Morbid Moods and Scary Places

Some places are just plain creepy! The crypt in the cellar of the Berliner Dom (the impressive Lutheran cathedral located on Museum Island near the Altes Museum) is loaded with ornate coffins that just scream — set a vampire rising from sleep HERE! The birds nesting on one of the angels on the walkway around the dome were pretty bizarre too, as they all gathered on a single angel ignoring all the others. I wondered if it were simply the right time of day for the birds to gather on that particular angel, or if there were something that distinguished it from the other, identical angels — something worthy of a scary tale.

But horror is not always located in “scary places.” Sometimes it’s better to set a scary story in familiar, comfortable, mundane location and infuse that location with a morbid mood. The apparent innocence of the place creates a discontinuity and that can add a peculiar kind of tension. A suburban ranch house with a carefully manicured lawn and a basketball hoop attached to the garage door doesn’t project “haunted house,” but it’s fun to imagine the kind of ghost who would take up residence in place so devoid of a classic, creepy history.

Living in New York City, I’ve often pondered the relative lack of urban ghost tales. I’ve written a couple (and will likely write more). The temptation is to haunt famous spots — The Algonquin Hotel, The Dakota, Carnegie Hall, McSorley’s Bar, Gracie Mansion or anyplace with a well-known back-story. But I’m contemplating haunting a perfectly ordinary post war (WWII) apartment building or a suite of offices packed tightly with cubicles and electronics. I can picture a poltergeist stirring up a little trouble in the break room.

What is the most harmless place you can imagine? It’s a good place to start a story with a morbid frame of mind.





  1. Right now the most harmless place I can imagine is a lush, green lawn. However, once I step onto that lawn so my dog won’t pounce on kids on bikes with training wheels, mosquitoes attack my ankles. Now I’m sitting here typing being driven insane by the itch. Surely, there’s something horrific about kids on bikes, especially for my poor frazzled pooch.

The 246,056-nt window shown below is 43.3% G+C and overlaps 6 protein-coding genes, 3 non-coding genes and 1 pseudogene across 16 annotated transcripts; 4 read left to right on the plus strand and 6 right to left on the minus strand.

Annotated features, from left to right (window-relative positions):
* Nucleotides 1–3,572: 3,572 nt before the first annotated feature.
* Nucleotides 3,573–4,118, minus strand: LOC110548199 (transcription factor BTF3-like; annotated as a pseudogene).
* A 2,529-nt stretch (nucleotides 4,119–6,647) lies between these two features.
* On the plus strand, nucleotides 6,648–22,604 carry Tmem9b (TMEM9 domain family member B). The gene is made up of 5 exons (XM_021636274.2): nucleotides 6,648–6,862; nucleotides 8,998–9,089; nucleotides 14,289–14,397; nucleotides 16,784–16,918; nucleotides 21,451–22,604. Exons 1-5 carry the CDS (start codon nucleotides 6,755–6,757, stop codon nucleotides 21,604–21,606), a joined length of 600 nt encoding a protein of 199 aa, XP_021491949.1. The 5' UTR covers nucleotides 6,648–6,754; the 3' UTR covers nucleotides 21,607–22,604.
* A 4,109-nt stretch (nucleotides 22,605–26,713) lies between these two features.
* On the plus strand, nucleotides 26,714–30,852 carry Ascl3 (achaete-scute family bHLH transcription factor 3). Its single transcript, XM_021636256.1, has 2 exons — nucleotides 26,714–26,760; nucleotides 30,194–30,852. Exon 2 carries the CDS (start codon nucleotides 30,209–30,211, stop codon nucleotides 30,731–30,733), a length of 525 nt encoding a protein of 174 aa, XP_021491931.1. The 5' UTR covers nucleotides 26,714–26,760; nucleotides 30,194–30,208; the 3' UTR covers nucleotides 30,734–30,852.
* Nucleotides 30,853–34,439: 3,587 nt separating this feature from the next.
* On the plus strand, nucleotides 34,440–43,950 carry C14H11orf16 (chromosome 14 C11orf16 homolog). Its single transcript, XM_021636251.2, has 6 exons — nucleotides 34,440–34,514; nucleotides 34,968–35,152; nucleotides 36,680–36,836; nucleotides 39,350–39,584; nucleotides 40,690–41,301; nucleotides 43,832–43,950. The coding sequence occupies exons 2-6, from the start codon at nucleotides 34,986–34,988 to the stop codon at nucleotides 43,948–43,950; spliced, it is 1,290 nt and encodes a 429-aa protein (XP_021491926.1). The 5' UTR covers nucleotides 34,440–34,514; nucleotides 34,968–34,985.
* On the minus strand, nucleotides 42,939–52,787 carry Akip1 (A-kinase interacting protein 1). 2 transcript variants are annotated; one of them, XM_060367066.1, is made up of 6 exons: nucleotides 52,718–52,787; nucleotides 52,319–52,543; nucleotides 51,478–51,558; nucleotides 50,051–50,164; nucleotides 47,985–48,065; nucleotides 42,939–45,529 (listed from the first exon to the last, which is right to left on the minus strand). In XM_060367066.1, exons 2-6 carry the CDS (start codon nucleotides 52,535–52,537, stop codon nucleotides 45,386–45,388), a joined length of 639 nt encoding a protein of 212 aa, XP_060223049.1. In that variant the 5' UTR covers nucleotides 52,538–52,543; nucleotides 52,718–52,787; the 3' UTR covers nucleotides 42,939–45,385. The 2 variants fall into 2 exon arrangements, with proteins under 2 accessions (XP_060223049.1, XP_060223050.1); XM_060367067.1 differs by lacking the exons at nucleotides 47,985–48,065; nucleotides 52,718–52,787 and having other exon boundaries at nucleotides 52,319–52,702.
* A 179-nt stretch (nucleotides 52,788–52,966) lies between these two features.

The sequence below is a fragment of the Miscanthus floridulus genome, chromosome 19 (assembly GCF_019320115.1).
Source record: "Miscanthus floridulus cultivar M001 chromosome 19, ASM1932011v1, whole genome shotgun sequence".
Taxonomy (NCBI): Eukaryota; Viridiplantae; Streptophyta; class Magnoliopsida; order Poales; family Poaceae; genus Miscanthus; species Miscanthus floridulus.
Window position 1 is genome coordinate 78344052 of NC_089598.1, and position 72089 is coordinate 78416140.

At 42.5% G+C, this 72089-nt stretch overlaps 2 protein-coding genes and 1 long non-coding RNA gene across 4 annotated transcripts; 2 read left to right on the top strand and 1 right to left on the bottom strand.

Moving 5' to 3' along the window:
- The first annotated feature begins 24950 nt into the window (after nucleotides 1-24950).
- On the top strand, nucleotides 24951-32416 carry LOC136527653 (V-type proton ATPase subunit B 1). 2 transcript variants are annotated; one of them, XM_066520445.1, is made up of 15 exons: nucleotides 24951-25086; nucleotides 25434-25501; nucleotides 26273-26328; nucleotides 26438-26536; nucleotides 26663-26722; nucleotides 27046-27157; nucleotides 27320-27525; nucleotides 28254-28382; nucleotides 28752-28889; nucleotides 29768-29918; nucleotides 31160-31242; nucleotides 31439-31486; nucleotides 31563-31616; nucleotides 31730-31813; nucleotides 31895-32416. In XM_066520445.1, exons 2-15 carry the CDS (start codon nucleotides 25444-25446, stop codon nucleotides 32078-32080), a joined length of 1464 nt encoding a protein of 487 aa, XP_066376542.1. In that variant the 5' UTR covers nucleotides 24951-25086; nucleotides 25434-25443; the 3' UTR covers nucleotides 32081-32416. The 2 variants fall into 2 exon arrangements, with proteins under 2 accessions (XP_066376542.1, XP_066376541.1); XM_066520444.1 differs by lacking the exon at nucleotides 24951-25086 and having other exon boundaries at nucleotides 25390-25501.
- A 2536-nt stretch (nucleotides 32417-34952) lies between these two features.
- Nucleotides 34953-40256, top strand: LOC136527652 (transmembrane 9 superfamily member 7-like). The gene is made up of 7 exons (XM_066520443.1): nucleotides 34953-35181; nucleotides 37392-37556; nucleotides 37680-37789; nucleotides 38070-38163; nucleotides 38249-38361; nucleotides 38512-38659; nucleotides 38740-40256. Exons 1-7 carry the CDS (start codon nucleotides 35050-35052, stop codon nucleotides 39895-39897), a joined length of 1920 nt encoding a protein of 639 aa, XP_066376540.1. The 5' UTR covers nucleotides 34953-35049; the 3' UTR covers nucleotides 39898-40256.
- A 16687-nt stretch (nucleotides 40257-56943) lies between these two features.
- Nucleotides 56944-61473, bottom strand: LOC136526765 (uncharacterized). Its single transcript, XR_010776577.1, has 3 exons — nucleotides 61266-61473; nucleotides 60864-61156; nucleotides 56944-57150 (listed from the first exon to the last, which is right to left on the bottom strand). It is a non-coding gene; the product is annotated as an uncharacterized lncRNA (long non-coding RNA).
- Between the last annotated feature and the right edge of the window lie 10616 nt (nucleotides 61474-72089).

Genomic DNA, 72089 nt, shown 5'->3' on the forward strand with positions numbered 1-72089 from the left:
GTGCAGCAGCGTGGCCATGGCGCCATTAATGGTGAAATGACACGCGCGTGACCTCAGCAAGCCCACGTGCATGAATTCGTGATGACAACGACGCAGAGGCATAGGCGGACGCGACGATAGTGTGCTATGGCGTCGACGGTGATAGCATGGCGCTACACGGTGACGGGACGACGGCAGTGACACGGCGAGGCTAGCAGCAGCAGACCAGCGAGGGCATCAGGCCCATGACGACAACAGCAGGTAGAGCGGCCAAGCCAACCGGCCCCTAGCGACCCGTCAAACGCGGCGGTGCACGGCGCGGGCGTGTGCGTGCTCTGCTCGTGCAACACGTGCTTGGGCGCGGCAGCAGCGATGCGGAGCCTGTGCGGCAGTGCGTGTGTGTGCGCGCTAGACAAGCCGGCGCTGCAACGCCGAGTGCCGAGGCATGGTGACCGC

• Candy Korman

      As a non-suburbanite, a lawn NEVER seems harmless and a gang of kids on bikes could be a really good place to start a scary story. Frazzled dog or frazzled new neighbor, um… something to consider.

  2. I’m not a fan of scary movies or scary tales, but I remember how evil that Chuckie? ventriloquist’s doll always seemed. Perhaps a haunted toy shop???

    • Candy Korman

      So many haunted dolls and puppets — so little time! But I LOVE the idea of a haunted toy shop. The innocence of toy trains, board games, puzzles and baby dolls all turned into menacing creatures with demonic intentions. WOW!

      You may not like scary stories, but you can definitely weave ’em!

  3. I like the idea of the suburban ghost. The least likely place to have a long sordid history is the surburbs. When the ghost makes itself known you would have to wonder what might have caused it to choose the place.

    The neighborhood I live in is still fairly young. Our house is from the 70s, part of the old block, but there are houses further into the subdivision that are closer to 10 or so years old. My part is the houses with character and individuality. When you drive further in you run into cookie cutter places that could be part of the stepford neighborhood.

    There are several different angles you could hit for a horror story even in that kind of set up.